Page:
Day Two

09.00: The heart of the apartheid struggle, Soweto township has witnessed pivotal moments. Modern malls stand alongside shantytown housing, witness to both the progress and stagnancy that hit the country post-apartheid.

Visitors can see Vilakazi Street – once home to two Nobel Peace Prize winners, Nelson Mandela and Desmond Tutu – visit a shebeen/bar, and the Hector Pieterson Museum, tribute to the fatal 1976 student uprisings.

Township tourism is a sticky subject but ethical tours include the excellent bike or tuk-tuk tour from Lebo’s Soweto Backpackers, Urban Adventures’ Cycle Soweto and Phaphama’s tours.

Urban Adventures Cycle Soweto

12.00: Stop for lunch at Sakhumzi on Vilakazi Street for traditional African dishes, burgers and salads.

13.30: The Apartheid Museum deserves a good few hours, with its excellent displays showing the effects of the regime on citizens. It’s interactive, interesting and genuinely unmissable. There’s a good cafe-restaurant for an afternoon pick-me-up.

17.00: Stop by Rosebank Mall’s art and craft market, open daily, for its good selection of souvenirs and gifts. Goodman Gallery is also on Rosebank, renowned for its contemporary art collection and open until 7.30pm Tuesday to Thursday (4pm on Friday).

18.30: End the day at the Saxon Hotel in the suburb of Sandhurst, renowned for its African art collection and gardens. Owned by the same family who lived there before it became a hotel in 1992, Nelson Mandela chose to write his autobiography here.

Book ahead to eat at Five Hundred or Qunu Grill restaurants, or prop up the bar at Eighteen05, the first Johnnie Walker whisky bar outside Scotland. Alternatively, suggest Seventh Street in the suburb of Melville, a lively strip of bars and restaurants with a neighbourhood feel.

Sample Product

Somak offers three nights’ full board at Madikwe Hills Reserve with six game drives followed by three nights with breakfast at Melrose Arch African Pride Hotel, economy flights and transfers, from £2,944 for travel in September.

Carrier offers a six-night holiday from £3,155, including two nights at One&Only Cape Town, overnight on the Blue Train from Cape Town to Pretoria, guided tour of Pretoria, three nights at Four Seasons The Westcliff Johannesburg, private transfers and return flights from London, departing February 2.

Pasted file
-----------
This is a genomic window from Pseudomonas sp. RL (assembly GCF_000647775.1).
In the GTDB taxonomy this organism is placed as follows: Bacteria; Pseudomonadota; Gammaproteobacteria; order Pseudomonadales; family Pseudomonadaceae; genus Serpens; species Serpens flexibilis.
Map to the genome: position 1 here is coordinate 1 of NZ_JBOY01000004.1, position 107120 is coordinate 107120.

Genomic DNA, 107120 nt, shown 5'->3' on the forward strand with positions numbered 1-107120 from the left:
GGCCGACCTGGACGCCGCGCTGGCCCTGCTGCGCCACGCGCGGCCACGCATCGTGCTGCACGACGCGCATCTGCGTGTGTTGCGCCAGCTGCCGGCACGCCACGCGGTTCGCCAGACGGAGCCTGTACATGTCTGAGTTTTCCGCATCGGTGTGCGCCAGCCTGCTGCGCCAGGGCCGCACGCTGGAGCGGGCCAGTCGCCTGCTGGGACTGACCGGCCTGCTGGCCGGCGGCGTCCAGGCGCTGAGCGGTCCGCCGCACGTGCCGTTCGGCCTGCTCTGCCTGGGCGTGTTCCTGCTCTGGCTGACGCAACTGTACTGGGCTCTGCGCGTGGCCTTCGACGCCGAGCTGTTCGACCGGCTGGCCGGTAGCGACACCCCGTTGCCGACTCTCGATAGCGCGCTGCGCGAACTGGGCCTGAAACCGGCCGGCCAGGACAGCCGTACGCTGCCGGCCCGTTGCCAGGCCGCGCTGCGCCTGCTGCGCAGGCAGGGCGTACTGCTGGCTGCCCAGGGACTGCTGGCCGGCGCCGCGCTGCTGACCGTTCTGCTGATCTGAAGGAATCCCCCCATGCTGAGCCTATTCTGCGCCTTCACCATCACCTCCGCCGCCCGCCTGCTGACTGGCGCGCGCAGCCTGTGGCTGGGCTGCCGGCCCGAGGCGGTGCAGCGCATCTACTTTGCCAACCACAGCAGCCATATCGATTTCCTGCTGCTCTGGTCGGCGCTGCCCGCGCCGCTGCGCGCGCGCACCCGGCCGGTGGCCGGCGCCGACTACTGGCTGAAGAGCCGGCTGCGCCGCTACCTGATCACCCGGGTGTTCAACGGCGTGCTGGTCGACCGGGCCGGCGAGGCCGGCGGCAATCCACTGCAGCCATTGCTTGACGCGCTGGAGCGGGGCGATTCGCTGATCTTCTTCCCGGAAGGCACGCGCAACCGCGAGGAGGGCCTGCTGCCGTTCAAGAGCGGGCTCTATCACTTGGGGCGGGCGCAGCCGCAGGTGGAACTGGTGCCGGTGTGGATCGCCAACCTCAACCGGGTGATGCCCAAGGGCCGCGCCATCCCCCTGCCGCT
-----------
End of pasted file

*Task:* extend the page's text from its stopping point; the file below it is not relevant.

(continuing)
Jacada Travel offers three nights with breakfast at The Saxon from £985 including transfers and flights from London.

Travel 2 includes three days in Johannesburg on its new six-day Kruger & Canyon Tour, which includes visits to Maboneng, Soweto and The Apartheid Museum. Priced at £1,299, it includes flights, half board accommodation, some meals and all transfers.

Where to stay


12 Decades Art Hotel
This design hotel in the revived Maboneng neighbourhood has 16 themed rooms, kitted out by South African artists and designers. Rooms are en-suite, with lounge, self-catering facilities and free Wi-Fi.

Apartments are also available. There’s secure underground parking, a Maboneng-savvy Neighbourhood Concierge and rooftop boxing gym, and the Cocoon Spa is next door.


African Pride Melrose Arch Hotel Pool

African Pride Melrose Arch Hotel
In the chic social space of the Melrose Arch Precinct, this stylish hotel hits the spot in upmarket, trendy Melrose. Guests love the on-site March Restaurant, daytime pool bar and people-watching from the veranda which overlooks the precinct.

Rooms are high-spec, with free Wi-Fi, great art and a soundtrack of tunes from top musicians.


Four Seasons Hotel The Westcliff Johannesburg
Reopened in December 2014, the Four Seasons’ first property in South Africa is a five-star resort in the northern suburb of Saxonwold overlooking Johannesburg Zoo.

Designed as a hillside village with courtyards and gardens, it has 117 rooms and suites, a spa and two pools. Five bars and restaurants include signature restaurant View and the braai/BBQ experiences at Flame’s, both overlooking the hills.